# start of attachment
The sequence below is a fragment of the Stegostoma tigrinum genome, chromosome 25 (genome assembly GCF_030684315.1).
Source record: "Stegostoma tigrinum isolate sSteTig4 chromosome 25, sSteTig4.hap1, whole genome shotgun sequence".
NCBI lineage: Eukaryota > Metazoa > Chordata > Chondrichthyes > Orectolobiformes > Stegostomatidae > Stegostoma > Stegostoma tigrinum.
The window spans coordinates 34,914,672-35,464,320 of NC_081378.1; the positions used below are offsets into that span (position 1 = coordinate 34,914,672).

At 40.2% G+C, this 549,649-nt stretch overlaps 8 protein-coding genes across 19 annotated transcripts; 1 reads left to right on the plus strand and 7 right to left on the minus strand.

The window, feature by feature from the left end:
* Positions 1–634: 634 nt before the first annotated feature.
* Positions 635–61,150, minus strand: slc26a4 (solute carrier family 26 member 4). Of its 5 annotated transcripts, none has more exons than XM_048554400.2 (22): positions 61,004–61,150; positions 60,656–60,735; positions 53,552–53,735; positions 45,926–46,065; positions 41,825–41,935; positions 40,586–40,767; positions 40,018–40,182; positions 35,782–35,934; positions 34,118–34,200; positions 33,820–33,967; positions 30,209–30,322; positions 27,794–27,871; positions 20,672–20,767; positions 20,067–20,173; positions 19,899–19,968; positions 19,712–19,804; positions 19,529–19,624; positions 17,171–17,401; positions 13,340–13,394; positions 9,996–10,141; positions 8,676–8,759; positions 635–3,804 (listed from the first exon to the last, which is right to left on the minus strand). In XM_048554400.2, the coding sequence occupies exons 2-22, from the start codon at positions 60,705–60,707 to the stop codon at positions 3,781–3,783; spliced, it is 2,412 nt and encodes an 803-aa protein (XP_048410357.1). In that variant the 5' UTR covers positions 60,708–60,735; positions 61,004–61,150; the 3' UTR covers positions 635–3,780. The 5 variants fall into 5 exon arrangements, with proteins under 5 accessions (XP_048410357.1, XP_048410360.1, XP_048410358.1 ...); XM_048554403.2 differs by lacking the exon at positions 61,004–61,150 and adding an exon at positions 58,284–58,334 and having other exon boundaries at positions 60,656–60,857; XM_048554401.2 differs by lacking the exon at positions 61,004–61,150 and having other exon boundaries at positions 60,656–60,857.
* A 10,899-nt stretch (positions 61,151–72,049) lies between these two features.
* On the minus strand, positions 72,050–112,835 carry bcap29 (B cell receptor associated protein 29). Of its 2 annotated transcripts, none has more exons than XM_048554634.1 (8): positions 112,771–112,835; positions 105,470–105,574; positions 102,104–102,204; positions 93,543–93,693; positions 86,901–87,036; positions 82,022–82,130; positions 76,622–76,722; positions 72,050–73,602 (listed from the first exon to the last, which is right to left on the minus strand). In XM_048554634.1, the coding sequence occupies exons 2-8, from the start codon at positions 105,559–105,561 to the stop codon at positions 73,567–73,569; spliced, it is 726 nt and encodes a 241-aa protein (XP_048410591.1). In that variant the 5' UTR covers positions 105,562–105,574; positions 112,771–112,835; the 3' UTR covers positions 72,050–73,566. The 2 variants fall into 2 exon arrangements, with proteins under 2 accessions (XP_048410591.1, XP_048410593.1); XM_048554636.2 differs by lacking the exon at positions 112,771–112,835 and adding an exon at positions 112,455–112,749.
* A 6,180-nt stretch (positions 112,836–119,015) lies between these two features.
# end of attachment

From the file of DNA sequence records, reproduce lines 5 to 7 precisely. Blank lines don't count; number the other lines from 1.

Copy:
At 40.2% G+C, this 549,649-nt stretch overlaps 8 protein-coding genes across 19 annotated transcripts; 1 reads left to right on the plus strand and 7 right to left on the minus strand.

The window, feature by feature from the left end:
* Positions 1–634: 634 nt before the first annotated feature.